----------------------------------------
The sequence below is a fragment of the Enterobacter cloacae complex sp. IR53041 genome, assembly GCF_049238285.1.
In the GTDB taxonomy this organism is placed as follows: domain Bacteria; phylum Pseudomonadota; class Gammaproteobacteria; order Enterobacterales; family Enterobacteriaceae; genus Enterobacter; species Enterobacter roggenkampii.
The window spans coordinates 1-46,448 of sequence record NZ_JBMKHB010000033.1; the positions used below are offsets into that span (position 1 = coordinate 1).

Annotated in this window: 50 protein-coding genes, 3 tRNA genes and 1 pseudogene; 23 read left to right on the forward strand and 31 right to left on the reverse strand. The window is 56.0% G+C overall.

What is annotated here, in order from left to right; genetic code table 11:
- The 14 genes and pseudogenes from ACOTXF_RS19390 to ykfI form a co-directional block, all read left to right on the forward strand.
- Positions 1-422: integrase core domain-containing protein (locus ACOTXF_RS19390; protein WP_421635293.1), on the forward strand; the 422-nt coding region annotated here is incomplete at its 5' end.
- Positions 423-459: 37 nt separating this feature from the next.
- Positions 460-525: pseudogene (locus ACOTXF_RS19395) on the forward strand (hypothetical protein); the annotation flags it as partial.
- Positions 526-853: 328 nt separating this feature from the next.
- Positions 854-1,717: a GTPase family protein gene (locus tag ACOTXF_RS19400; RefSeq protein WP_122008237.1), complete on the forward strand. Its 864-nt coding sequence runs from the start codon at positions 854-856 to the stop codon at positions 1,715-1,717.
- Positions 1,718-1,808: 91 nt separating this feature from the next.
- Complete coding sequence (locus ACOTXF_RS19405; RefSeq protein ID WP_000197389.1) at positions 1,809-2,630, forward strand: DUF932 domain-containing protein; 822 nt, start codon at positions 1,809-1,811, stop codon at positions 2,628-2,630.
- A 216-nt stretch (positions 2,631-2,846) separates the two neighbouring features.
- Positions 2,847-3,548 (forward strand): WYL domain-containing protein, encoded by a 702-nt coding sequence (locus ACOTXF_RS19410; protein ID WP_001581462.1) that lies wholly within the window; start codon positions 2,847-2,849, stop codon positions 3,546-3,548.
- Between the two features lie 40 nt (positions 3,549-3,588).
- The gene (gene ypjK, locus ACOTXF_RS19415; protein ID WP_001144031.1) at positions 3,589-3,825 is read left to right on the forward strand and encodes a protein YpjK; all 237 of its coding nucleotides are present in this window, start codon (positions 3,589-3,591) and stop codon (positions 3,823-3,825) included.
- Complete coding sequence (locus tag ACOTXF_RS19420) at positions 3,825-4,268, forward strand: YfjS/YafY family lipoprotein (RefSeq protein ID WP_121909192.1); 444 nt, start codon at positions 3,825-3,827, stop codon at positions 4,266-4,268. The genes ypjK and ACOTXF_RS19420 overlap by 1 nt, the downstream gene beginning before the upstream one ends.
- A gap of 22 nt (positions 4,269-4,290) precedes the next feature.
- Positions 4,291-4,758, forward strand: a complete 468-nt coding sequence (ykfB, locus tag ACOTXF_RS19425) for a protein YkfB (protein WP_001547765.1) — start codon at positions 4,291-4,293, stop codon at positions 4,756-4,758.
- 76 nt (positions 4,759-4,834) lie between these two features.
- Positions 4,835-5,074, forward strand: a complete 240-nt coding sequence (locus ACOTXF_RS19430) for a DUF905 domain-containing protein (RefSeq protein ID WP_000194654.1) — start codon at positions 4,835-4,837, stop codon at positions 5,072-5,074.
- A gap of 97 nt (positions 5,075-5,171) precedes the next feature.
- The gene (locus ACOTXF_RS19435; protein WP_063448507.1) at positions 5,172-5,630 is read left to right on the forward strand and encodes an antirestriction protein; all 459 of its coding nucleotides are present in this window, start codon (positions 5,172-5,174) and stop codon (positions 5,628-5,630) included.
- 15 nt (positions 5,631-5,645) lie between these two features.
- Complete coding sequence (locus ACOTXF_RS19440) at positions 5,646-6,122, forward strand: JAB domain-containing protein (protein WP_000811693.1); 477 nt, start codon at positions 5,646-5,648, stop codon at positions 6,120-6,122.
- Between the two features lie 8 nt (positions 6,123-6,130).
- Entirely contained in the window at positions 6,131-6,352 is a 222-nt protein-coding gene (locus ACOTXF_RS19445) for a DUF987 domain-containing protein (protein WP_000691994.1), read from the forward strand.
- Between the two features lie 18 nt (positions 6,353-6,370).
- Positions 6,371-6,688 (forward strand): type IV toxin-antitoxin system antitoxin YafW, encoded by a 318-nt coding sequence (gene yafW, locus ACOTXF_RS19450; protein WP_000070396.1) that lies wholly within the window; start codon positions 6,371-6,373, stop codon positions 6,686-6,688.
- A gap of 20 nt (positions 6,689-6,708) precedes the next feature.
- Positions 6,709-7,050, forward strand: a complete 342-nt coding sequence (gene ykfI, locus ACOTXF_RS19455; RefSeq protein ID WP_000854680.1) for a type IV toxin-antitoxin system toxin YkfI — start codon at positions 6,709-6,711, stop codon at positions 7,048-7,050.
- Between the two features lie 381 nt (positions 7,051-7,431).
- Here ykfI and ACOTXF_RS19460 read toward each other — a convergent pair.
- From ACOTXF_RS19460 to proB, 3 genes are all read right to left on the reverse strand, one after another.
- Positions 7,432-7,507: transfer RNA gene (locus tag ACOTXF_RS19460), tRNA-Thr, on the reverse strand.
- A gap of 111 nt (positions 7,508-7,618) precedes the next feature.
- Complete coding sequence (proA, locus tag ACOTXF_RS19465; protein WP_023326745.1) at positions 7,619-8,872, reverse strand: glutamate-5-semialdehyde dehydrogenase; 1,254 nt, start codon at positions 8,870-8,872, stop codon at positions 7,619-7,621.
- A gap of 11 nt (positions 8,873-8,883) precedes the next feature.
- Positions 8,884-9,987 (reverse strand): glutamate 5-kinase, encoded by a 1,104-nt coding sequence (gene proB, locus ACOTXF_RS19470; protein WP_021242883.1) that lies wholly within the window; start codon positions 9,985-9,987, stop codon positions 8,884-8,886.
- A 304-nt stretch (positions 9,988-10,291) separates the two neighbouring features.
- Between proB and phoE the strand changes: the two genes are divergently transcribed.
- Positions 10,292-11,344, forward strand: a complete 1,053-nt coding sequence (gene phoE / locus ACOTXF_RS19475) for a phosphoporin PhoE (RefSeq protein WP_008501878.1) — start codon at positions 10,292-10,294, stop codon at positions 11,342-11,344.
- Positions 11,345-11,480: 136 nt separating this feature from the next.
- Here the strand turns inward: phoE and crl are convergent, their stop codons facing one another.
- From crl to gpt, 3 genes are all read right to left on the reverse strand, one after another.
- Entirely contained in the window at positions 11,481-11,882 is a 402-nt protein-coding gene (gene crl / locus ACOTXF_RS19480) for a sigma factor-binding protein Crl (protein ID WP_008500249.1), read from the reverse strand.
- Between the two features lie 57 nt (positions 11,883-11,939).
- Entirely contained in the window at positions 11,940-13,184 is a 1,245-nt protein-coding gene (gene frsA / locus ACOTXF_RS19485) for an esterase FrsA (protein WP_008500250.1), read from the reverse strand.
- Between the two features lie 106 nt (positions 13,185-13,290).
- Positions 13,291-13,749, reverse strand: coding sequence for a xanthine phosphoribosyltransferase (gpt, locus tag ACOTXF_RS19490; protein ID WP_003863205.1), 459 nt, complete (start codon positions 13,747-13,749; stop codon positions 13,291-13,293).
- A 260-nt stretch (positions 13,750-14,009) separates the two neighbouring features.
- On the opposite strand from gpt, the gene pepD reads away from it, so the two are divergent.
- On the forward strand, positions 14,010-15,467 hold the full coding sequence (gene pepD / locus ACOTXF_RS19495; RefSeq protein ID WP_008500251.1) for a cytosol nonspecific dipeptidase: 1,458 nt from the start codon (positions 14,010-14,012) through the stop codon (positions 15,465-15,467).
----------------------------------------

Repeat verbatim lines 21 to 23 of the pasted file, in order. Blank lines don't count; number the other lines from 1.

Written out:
- 76 nt (positions 4,759-4,834) lie between these two features.
- Positions 4,835-5,074, forward strand: a complete 240-nt coding sequence (locus ACOTXF_RS19430) for a DUF905 domain-containing protein (RefSeq protein ID WP_000194654.1) — start codon at positions 4,835-4,837, stop codon at positions 5,072-5,074.
- A gap of 97 nt (positions 5,075-5,171) precedes the next feature.